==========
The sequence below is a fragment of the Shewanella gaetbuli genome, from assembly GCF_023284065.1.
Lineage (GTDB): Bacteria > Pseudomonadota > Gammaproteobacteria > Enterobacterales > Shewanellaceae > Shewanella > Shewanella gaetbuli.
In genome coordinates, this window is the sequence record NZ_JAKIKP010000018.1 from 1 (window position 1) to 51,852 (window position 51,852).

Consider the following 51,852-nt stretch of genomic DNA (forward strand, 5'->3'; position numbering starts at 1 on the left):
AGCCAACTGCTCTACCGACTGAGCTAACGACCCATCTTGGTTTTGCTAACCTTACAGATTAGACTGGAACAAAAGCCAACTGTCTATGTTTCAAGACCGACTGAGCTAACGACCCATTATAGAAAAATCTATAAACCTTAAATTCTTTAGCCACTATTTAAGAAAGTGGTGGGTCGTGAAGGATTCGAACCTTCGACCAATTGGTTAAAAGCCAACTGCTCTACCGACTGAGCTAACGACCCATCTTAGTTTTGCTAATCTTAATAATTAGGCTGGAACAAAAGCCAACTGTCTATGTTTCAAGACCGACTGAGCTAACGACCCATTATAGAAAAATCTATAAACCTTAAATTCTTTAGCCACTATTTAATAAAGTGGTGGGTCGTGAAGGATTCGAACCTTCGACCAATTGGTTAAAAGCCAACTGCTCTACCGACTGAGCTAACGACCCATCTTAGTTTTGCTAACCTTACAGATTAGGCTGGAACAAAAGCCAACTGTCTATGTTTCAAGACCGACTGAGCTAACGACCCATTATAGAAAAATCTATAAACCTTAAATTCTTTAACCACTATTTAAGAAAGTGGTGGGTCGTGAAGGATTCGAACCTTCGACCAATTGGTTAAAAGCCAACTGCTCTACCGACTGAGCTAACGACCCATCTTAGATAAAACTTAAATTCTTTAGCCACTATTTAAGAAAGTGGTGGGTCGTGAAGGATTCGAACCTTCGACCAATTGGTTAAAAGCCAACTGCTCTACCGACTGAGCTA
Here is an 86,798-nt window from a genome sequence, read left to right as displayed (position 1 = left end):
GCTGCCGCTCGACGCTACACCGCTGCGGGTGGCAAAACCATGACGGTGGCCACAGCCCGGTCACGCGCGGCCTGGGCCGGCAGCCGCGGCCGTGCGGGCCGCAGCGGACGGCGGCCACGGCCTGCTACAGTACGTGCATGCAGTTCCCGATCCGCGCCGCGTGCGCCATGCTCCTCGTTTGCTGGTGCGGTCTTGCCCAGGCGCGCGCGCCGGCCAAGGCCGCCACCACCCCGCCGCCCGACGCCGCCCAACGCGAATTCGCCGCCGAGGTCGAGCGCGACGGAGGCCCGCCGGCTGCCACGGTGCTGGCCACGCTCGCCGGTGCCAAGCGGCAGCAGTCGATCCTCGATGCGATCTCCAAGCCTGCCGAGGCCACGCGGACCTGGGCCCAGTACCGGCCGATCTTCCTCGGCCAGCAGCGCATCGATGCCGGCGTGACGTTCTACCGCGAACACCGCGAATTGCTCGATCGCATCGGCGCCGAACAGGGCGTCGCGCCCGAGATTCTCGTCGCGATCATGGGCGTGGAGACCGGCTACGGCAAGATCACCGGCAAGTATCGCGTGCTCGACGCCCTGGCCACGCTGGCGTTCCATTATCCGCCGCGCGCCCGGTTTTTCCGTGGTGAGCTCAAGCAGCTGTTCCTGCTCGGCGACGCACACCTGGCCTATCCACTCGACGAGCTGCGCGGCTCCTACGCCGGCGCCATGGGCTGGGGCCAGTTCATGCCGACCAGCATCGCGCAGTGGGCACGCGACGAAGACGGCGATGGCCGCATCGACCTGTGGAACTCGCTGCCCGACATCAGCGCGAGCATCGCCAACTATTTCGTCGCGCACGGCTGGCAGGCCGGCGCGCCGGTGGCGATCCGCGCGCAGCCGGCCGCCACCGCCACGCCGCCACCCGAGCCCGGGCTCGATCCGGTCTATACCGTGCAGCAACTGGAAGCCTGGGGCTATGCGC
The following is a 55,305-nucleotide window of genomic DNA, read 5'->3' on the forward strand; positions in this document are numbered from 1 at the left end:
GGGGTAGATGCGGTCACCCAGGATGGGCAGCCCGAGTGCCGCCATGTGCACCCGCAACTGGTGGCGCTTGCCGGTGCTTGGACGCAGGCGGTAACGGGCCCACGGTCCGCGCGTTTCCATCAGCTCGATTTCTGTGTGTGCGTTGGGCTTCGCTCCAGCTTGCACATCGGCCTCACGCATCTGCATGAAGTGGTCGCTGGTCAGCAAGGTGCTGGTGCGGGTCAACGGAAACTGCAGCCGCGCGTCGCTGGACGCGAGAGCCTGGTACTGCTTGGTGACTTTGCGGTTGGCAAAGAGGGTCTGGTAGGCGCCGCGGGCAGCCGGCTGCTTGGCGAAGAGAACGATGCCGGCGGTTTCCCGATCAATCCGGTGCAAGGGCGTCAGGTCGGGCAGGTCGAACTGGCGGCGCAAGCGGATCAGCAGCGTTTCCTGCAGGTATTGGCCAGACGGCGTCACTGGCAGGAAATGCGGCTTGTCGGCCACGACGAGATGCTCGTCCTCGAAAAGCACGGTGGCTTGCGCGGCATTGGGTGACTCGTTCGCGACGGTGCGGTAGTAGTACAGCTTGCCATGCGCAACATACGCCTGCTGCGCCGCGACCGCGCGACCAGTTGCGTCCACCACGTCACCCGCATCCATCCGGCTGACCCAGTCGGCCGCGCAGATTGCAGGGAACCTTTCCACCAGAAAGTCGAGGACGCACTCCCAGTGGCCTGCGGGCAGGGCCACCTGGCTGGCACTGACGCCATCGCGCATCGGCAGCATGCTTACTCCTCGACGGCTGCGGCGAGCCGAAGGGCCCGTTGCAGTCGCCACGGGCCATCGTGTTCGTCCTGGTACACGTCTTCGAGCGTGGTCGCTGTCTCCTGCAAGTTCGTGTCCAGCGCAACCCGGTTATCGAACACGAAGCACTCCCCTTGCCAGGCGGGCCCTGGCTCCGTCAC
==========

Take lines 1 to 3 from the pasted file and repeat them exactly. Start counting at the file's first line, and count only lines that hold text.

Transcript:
The sequence below is a fragment of the Shewanella gaetbuli genome, from assembly GCF_023284065.1.
Lineage (GTDB): Bacteria > Pseudomonadota > Gammaproteobacteria > Enterobacterales > Shewanellaceae > Shewanella > Shewanella gaetbuli.
In genome coordinates, this window is the sequence record NZ_JAKIKP010000018.1 from 1 (window position 1) to 51,852 (window position 51,852).